Expression of the interleukin-18 gene from rhesus macaque by the simian immunodeficiency virus does not result in increased viral replication

L. D. Giavedoni, J. D. Imhoof, M. C. Velasquillo, L. M. Parodi, V. L. Hodara

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    Interleukin-18 (IL-18), previously known as interferon-γ (IFN-γ)-inducing factor (IGIF), is a proinflammatory cytokine expressed by activated macrophages that acts in synergy with IL-12 as an important amplifying factor for IFN-γ production and Th1 development. To study the effect of IL-18 on a lentiviral infection, we cloned the IL-18 gene from a rhesus macaque and constructed replication-competent simian immunodeficiency virus (SIV) that expressed either the precursor pro-IL-18 (SIVIL-18) or the mature form (SIVmIL-18) of IL-18. The predicted amino acid sequence for rhesus IL-18 had 96% homology with the human one, differing in only 8 of 193 residues. SIVIL-18 and SIVmIL-18 replicated more slowly than control viruses in the CEM × 3174 cell line and resulted in the development of chronically infected cell lines that expressed high levels of infectious SIV. The cell line generated by SIVIL-18 released large quantities of IL-18 into the supernatant, whereas the one obtained from SIVmIL-18 showed the accumulation of IL-18 in the cytoplasm. Similarly, SIVIL-18 and SIVmIL-18 replicated more slowly than the unmodified viral vector in rhesus peripheral blood mononuclear cells (PMBC), but only SIVIL-18 expressed biologically active IL-18. These experiments show that the precursor form of IL-18 is necessary for the efficient release of the cytokine and that IL-18 does not promote increased replication of SIV in rhesus PBMC.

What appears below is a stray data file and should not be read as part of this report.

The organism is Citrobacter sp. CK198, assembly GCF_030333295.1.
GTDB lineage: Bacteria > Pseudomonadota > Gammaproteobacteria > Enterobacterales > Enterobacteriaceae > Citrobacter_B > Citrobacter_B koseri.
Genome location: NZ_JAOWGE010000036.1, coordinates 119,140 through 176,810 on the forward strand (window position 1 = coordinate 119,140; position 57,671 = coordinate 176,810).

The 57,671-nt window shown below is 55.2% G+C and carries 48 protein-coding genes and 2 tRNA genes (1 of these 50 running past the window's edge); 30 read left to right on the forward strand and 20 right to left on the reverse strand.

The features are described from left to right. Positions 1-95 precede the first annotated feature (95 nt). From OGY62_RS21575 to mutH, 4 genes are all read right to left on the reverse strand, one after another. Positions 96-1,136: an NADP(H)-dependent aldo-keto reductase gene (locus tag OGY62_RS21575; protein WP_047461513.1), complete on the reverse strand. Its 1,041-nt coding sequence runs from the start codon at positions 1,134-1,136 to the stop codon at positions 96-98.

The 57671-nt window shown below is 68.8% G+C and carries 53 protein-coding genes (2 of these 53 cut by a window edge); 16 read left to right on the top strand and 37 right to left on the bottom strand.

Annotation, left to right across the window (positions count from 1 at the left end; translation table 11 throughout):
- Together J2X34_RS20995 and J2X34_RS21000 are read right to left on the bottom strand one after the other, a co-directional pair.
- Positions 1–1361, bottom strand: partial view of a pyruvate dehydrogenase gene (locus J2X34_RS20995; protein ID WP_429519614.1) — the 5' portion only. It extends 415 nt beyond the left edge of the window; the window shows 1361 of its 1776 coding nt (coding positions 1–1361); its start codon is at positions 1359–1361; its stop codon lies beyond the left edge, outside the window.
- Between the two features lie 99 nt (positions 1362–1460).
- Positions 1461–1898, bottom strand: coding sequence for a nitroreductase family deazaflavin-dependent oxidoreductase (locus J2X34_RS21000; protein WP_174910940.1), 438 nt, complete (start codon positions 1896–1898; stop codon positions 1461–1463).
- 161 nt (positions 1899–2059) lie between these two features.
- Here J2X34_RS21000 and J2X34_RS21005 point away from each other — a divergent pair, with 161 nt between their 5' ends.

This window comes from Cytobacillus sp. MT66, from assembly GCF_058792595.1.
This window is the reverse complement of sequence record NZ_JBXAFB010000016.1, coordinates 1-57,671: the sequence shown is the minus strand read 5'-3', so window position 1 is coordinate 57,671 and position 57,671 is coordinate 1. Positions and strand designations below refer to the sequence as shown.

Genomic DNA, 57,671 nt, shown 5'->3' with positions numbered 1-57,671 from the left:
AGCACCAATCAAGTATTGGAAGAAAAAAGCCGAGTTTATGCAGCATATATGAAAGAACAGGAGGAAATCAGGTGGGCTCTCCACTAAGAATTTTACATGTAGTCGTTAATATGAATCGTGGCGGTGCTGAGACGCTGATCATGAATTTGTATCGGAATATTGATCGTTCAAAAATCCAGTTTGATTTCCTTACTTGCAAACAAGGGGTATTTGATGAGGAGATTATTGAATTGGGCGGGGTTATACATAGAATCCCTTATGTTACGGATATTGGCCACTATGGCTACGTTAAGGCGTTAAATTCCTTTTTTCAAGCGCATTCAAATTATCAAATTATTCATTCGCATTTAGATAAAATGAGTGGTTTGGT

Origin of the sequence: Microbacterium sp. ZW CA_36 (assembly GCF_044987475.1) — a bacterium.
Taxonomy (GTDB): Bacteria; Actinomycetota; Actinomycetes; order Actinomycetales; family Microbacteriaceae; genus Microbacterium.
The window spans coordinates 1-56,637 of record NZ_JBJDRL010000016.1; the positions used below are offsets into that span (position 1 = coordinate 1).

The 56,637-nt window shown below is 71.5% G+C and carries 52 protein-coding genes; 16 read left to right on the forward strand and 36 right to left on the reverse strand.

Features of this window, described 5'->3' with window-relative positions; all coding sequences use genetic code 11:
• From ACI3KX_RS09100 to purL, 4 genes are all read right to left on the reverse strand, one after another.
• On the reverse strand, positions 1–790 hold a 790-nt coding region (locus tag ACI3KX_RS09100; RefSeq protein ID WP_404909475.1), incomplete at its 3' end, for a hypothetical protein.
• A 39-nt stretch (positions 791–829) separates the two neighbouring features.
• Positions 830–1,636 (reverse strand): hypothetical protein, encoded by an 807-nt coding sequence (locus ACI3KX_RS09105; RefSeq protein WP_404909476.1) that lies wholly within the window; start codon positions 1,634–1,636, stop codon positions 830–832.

Original languageEnglish (US)
    Pages (from-to)173-180
    Number of pages8
    JournalJournal of Interferon and Cytokine Research
    Issue number3
    StatePublished - Aug 6 2001


    ASJC Scopus subject areas

    • Immunology
    • Cell Biology
    • Virology

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